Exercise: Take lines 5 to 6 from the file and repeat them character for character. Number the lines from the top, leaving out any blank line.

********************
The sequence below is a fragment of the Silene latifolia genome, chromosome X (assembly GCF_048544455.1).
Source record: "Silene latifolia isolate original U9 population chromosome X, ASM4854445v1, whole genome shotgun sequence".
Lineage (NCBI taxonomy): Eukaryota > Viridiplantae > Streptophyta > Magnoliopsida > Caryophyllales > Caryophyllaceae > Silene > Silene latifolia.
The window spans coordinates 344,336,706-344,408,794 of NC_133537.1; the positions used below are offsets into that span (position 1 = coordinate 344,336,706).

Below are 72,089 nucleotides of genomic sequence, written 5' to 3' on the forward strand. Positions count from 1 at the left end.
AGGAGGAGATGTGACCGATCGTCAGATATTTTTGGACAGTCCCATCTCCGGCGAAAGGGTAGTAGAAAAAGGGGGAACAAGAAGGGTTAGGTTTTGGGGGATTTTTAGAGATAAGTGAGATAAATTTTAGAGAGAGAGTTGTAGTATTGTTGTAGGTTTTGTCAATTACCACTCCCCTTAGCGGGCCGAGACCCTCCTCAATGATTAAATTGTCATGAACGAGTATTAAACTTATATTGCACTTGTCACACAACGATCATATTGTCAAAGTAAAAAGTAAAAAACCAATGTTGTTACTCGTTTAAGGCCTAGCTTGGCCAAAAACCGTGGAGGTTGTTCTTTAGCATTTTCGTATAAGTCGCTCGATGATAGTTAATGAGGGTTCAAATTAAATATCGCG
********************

Below are 72,089 nucleotides of genomic sequence, written 5' to 3' on the forward strand. Positions count from 1 at the left end.
AGGAGGAGATGTGACCGATCGTCAGATATTTTTGGACAGTCCCATCTCCGGCGAAAGGGTAGTAGAAAAAGGGGGAACAAGAAGGGTTAGGTTTTGGGGGATTTTTAGAGATAAGTGAGATAAATTTTAGAGAGAGAGTTGTAGTATTGTTGTAGGTTTTGTCAATTACCACTCCCCTTAGCGGGCCGAGACCCTCCTCAATGATTAAATTGTCATGAACGAGTATTAAACTTATATTGCACTTGTCACACAACGATCATATTGTCAAAGTAAAAAGTAAAAAACCAATGTTGTTACTCGTTTAAGGCCTAGCTTGGCCAAAAACCGTGGAGGTTGTTCTTTAGCATTTTCGTATAAGTCGCTCGATGATAGTTAATGAGGGTTCAAATTAAATATCGCG